ABA Standing Committee Conference Report on Counterterrorism Detention Alternatives

* ABA Standing Committee on Law and National Security,  Conference Report on Counterterrorism Detention Alternatives

Available here.

From the Committee’s description of the project:

In June of this year, a group of thirty-two legal professionals, scholars, and practitioners in the field of national security law gathered for a day-long workshop titled Exploring Counterterrorism Detention Alternatives. The workshop explored current U.S. detention powers under the criminal and military models and considered potential alternative models for the administrative detention of future terrorist suspects.

The discussants considered and attempted to define, to the extent possible: (1) the classes or categories of individuals the United States has a strong national security interest in detaining; (2) the nature and scope of existing U.S. detention powers; (3) any present gaps in existing U.S. detention powers, focusing on classes of individuals identified at step (1) for which the United States currently has no lawful power to detain; and (4) the potential benefits and costs of instituting alternative detention models for suspects captured in the future.

Participants concurred on some conclusions and principles:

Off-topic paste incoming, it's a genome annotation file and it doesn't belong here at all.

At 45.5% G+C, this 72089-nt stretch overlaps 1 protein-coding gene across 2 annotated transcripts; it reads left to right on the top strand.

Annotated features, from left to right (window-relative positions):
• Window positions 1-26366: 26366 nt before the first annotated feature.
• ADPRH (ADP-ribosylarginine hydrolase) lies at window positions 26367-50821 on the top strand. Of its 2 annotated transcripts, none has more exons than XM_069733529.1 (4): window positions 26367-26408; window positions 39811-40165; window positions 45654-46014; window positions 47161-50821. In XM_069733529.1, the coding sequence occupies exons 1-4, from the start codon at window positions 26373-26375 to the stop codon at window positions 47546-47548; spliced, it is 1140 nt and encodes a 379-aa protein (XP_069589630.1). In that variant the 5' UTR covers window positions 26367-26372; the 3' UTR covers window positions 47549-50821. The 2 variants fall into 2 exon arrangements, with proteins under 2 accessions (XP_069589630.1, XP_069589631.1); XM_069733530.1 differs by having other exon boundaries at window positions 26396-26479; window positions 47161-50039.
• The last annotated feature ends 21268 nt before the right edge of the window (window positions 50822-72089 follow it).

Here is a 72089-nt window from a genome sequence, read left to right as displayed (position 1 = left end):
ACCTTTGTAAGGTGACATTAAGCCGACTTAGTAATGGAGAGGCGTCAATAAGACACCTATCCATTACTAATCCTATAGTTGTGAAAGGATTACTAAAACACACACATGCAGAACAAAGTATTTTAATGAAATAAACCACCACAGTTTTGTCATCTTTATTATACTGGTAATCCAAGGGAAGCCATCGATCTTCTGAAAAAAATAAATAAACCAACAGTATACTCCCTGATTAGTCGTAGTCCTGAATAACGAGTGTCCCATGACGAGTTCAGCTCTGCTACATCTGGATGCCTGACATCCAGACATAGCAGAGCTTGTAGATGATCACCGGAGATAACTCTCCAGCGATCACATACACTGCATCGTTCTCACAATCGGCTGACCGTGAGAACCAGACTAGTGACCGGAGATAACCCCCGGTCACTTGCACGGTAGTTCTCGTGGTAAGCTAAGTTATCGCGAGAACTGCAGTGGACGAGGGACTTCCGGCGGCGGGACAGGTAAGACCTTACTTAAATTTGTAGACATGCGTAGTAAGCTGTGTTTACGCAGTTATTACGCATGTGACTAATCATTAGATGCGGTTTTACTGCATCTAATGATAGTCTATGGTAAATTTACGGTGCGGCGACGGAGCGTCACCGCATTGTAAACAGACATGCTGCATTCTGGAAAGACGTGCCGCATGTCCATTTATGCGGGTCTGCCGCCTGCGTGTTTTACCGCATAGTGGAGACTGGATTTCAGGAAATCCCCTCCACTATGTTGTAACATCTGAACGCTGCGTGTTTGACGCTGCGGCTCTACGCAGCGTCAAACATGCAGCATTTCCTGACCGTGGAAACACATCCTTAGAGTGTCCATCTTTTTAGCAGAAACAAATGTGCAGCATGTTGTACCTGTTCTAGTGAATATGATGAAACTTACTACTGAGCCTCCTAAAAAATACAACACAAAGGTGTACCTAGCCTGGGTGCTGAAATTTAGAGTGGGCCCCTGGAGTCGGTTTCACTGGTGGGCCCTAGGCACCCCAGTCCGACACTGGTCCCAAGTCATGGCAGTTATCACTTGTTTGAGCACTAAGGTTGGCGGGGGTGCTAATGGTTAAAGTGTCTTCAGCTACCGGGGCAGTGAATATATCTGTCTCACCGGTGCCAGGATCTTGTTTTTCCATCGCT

*             Any contemplated administrative detention regime for terrorist suspects should include criteria describing who may be detained and specifying under what circumstances and conditions a detainee will be released. Furthermore, the government should bear the burden of proving that each detention is necessary, meaning that there is no other lawful means available for achieving the government’s asserted detention interest.

*             Ideally, any administrative detention model for terrorist suspects should feature cooperation between the three branches of the U.S. government. An independent judicial body should review the detention of individual suspects actively and frequently. In addition, many discussants agreed that the government should have a rising burden of proof to justify detention as the length of detention increases over time.

It is important to mention that the materials contained within the report represent the opinions of the discussants and do not reflect the official policy of their respective agencies, private sector organizations, or the United States Government. The materials should not be construed to be those of either the American Bar Association or the Standing Committee on Law and National Security, unless adopted pursuant to the bylaws of the Association. The report is intended for educational and informational purposes only.

We hope you will look over the report and share your comments.

Sincerely yours,

Harvey Rishikof, Chair, Rishikof50@earthlink.net

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